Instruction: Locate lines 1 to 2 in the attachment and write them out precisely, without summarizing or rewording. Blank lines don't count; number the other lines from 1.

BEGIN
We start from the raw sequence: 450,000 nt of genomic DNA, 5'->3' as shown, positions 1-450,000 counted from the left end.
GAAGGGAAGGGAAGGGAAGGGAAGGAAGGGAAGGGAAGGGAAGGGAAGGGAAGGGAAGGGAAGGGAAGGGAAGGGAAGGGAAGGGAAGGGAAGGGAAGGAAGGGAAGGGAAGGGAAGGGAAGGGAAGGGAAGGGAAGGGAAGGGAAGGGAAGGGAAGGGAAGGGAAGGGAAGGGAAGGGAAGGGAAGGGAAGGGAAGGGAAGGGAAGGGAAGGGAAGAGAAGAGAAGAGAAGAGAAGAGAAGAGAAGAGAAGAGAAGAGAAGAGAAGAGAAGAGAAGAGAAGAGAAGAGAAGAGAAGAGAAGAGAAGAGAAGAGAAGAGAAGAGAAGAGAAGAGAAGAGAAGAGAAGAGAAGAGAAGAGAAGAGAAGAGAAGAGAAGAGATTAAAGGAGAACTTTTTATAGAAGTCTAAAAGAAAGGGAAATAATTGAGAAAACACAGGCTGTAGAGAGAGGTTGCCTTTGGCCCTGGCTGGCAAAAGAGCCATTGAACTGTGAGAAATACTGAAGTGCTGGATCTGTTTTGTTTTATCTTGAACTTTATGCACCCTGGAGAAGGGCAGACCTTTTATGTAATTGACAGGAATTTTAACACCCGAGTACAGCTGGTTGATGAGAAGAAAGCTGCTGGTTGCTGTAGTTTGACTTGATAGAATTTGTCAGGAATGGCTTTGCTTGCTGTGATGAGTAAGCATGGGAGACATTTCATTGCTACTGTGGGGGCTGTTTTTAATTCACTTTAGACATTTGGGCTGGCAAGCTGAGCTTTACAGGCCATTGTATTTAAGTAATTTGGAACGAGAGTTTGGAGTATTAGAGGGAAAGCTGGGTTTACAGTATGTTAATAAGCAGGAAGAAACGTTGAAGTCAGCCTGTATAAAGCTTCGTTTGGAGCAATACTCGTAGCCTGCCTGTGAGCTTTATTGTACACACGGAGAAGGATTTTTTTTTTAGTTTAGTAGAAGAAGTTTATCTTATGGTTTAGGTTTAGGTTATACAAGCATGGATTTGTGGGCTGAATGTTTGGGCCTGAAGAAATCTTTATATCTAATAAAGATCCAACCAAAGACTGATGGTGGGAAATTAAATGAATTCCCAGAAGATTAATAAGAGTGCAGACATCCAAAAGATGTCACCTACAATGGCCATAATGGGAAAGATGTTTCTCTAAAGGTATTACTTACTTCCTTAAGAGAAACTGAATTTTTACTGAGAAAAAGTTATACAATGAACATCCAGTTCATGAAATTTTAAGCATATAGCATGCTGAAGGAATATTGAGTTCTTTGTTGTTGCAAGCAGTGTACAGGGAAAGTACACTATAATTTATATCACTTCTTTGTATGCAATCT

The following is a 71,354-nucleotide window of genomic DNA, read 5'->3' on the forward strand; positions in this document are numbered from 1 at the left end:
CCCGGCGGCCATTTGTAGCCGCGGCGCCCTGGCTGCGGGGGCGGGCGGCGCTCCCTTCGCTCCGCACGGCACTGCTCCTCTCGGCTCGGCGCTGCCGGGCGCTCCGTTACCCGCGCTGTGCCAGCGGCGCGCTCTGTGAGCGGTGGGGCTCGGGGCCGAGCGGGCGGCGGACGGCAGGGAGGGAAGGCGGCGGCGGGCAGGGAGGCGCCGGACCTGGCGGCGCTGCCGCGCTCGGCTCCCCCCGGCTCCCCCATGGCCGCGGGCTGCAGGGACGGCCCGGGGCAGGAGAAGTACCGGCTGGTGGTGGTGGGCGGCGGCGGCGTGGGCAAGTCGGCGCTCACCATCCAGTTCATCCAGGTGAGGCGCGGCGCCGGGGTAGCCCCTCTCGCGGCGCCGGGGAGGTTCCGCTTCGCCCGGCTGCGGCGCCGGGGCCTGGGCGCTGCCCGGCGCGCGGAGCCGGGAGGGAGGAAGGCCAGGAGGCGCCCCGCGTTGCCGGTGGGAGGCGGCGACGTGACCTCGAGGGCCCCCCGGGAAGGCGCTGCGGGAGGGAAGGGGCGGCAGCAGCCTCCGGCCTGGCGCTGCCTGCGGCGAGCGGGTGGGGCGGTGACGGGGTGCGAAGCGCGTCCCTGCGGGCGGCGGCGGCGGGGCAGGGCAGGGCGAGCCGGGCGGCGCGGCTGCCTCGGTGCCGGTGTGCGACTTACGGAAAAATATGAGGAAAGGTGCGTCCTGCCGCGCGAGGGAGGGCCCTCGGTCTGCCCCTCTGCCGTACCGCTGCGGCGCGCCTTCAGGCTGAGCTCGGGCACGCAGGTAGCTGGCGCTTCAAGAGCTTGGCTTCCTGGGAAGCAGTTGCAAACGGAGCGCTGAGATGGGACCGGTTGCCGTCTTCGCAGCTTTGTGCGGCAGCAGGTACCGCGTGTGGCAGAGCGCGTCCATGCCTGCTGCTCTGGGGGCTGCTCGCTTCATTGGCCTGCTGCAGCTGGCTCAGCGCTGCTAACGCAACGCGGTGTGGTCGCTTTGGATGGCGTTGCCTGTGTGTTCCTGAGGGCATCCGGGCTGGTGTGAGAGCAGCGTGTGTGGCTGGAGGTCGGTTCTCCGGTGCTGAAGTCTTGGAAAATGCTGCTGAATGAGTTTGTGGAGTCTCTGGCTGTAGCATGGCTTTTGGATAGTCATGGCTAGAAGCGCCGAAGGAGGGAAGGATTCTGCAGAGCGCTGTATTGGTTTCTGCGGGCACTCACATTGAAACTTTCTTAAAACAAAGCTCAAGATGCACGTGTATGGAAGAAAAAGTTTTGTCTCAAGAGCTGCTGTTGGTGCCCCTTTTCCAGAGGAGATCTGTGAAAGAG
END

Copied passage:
We start from the raw sequence: 450,000 nt of genomic DNA, 5'->3' as shown, positions 1-450,000 counted from the left end.
GAAGGGAAGGGAAGGGAAGGGAAGGAAGGGAAGGGAAGGGAAGGGAAGGGAAGGGAAGGGAAGGGAAGGGAAGGGAAGGGAAGGGAAGGGAAGGGAAGGAAGGGAAGGGAAGGGAAGGGAAGGGAAGGGAAGGGAAGGGAAGGGAAGGGAAGGGAAGGGAAGGGAAGGGAAGGGAAGGGAAGGGAAGGGAAGGGAAGGGAAGGGAAGGGAAGGGAAGAGAAGAGAAGAGAAGAGAAGAGAAGAGAAGAGAAGAGAAGAGAAGAGAAGAGAAGAGAAGAGAAGAGAAGAGAAGAGAAGAGAAGAGAAGAGAAGAGAAGAGAAGAGAAGAGAAGAGAAGAGAAGAGAAGAGAAGAGAAGAGAAGAGAAGAGAAGAGAAGAGATTAAAGGAGAACTTTTTATAGAAGTCTAAAAGAAAGGGAAATAATTGAGAAAACACAGGCTGTAGAGAGAGGTTGCCTTTGGCCCTGGCTGGCAAAAGAGCCATTGAACTGTGAGAAATACTGAAGTGCTGGATCTGTTTTGTTTTATCTTGAACTTTATGCACCCTGGAGAAGGGCAGACCTTTTATGTAATTGACAGGAATTTTAACACCCGAGTACAGCTGGTTGATGAGAAGAAAGCTGCTGGTTGCTGTAGTTTGACTTGATAGAATTTGTCAGGAATGGCTTTGCTTGCTGTGATGAGTAAGCATGGGAGACATTTCATTGCTACTGTGGGGGCTGTTTTTAATTCACTTTAGACATTTGGGCTGGCAAGCTGAGCTTTACAGGCCATTGTATTTAAGTAATTTGGAACGAGAGTTTGGAGTATTAGAGGGAAAGCTGGGTTTACAGTATGTTAATAAGCAGGAAGAAACGTTGAAGTCAGCCTGTATAAAGCTTCGTTTGGAGCAATACTCGTAGCCTGCCTGTGAGCTTTATTGTACACACGGAGAAGGATTTTTTTTTTAGTTTAGTAGAAGAAGTTTATCTTATGGTTTAGGTTTAGGTTATACAAGCATGGATTTGTGGGCTGAATGTTTGGGCCTGAAGAAATCTTTATATCTAATAAAGATCCAACCAAAGACTGATGGTGGGAAATTAAATGAATTCCCAGAAGATTAATAAGAGTGCAGACATCCAAAAGATGTCACCTACAATGGCCATAATGGGAAAGATGTTTCTCTAAAGGTATTACTTACTTCCTTAAGAGAAACTGAATTTTTACTGAGAAAAAGTTATACAATGAACATCCAGTTCATGAAATTTTAAGCATATAGCATGCTGAAGGAATATTGAGTTCTTTGTTGTTGCAAGCAGTGTACAGGGAAAGTACACTATAATTTATATCACTTCTTTGTATGCAATCT